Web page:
Ask a Physical Therapist

Is it best to stretch before or after a run?

“One way to engage and warm-up or stretch a muscle prior to an athletic event is to complete dynamic warm-up exercises. There are several that we like to do including “shoe sweep” , “lunge twist” and “high kick walkouts”. Always perform long static stretches after a warm up such as a short run or after the entire run. It is best not to perform long static stretches prior to a run when muscles are “cold” because this could cause injury. Also, new research shows that performance is hampered by static stretching prior to an athletic activity,” Shelley Hanchett, PT, CHT Advanced Physical Therapy Center – Clio.

Here is a video with a sample dynamic warm-up:

Ask a Physical Therapist

Scott Boyer

What are some good foam roller exercises for runners?

I find that the IT band stretch with a foam roller is the best and most useful.To do an IT band stretch with a foam roller, lay a foam roller on a firm surface.  Then stride one foot in front of the roller from a kneeling position, and twist so the outside of your opposite leg will come in contact with the roller. Use your supporting leg to help roll yourself forward and back along the length of your leg with the amount of pressure you are comfortable with.  There is also a foam roller exercise that is great for the hamstrings.   Many folks complain of soreness in their hamstrings after a race.  This is because their hamstrings are not strong enough, fatigue, and become tight.  Sitting on a foam roll and rolling up/down toward the knee really helps stretch that muscle tissue and allows blood to flow again, ” Scott Boyer, PT, DPT Advanced Physical Therapy Center of Davison Clinic Director. 

Ask a Physical Therapist

Dane Potochny

What can runners do to prevent or heal Achilles issues?

“A key way to prevent Achilles issues is adequate flexibility.  Proper stretching can alleviate many Achilles pathologies.  Also, proper warm up is important to reduce strain.  Another factor is proper footwear and orthotics.  The right shoe can reduce tension on the Achilles.  The final factor is stride length.  Always compete at the same stride length that you train with.  Changing stride and running/walking form in a race is a recipe for trouble,” Dane Potochny, MPT Advanced Physical Therapy Center – Grand Blanc

Ask a Physical Therapist


What can runners do to heal shin splints?

“What can runners do to heal shin splints?…The best answer is to avoid them! And to do that, you need to be careful when it comes to increasing your mileage.  Increase your mileage slowly, especially when you are a beginner.  You should increase mileage no more than 5-10% per week.  Also, make sure you have a good fitting shoe for your type of arch and foot strike. If it is too late and you have already have shin pain, you must reduce mileage in half until the pain reduces.  Ice application, calf sleeves and the use of self-massage to the calves may help as well. When pain is significantly improved, you may increase mileage by 5-10% as per above instructions. If the pain persists, visit your physician.  Most likely, it is a muscle imbalance, and a prescription for physical therapy can often help to correct that,” Shelley Hanchett, PT, CHT, VP of Operations for Advanced Physical Therapy Center and Clio Clinic Director.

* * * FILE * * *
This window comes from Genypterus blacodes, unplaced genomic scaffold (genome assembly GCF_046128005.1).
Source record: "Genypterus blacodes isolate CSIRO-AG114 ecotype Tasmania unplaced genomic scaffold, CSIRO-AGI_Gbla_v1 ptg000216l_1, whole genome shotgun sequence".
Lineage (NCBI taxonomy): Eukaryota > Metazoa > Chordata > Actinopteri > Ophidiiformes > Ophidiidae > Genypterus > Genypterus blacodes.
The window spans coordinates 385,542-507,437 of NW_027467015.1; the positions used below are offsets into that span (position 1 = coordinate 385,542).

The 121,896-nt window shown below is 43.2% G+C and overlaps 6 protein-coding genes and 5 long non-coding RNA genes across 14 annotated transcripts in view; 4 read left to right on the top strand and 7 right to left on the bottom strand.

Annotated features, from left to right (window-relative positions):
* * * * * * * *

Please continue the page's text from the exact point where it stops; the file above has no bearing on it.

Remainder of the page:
Ask a Physical Therapist


What can a runner do to prevent or heal IT band syndrome?

“Illiotibial Band Syndrome (ITBS) most commonly occurs on the outside of the knee or just above it.  ITBS accounts for 8-10% of all running injuries and can affect  both recreational and elite runners.  IT band syndrome typically occurs after a set distance into the run – you’ll feel okay for a mile or two, but then the outside of your knee will begin to ache, progressing from a dull stiffness to a sharp or burning pain. 

Factors such as old running shoes, running on cambered roads, and tight turns on indoor tracks have all been thought of as risk factors for ITBS, but there is a lack of scientific evidence to back them up.  Recent studies have linked hip abduction and external rotation weakness with ITBS. 

While the painful area is the outside of the knee, the real problem lies further up the leg.  The best current research-approved protocol for ITBS (Fredericson Protocol) is a simple program that consists of two stretches and two strengthening exercises.  Stretches are preformed three times a day holding the stretch for 15 seconds on each side.  Strengthening exercises start with one set of 15 repetitions every day, increasing by 5 reps. Daily, building up to three sets of 30 over time.  The entire program lasts six weeks.


Lying rope hip stretch

Standing hip cross-over stretch


Side-lying hip abduction

Standing hip hike

Your ability to return to running will be determined by your progress in hip strengthening.  In the beginning, you may need a few days to a few weeks off for the initial inflammation to calm down.  Once this irritation is gone, you may find your IT band still gets irritated after a few miles of running if you haven’t worked on your hip strength.  It may take 4-6 weeks of daily hip strength exercises to completely recover, and you may be able to continue running during this time.  You may need to keep you runs short enough as to not irritate your IT band,” Steve Nahs, PT, DPT Advanced Physical Therapy Center – Grand Blanc.    


1) Gaudette, J., IT Band Syndrome Injury in Runners: Stretches, Preventive Exercises, and Research-Backed Treatments. Runners Connect 2012.

2) Fredericson, M.; Cookingham, C. L.; Chaudhari, A. M.; Dowdell, B. C.; Oestreicher, N.; Sahrmann, S. A., Hip Abductor Weakness in Distance Runners with Iliotibial Band Syndrome. Clinical Journal of Sports Medicine 2000, (10), 169-175.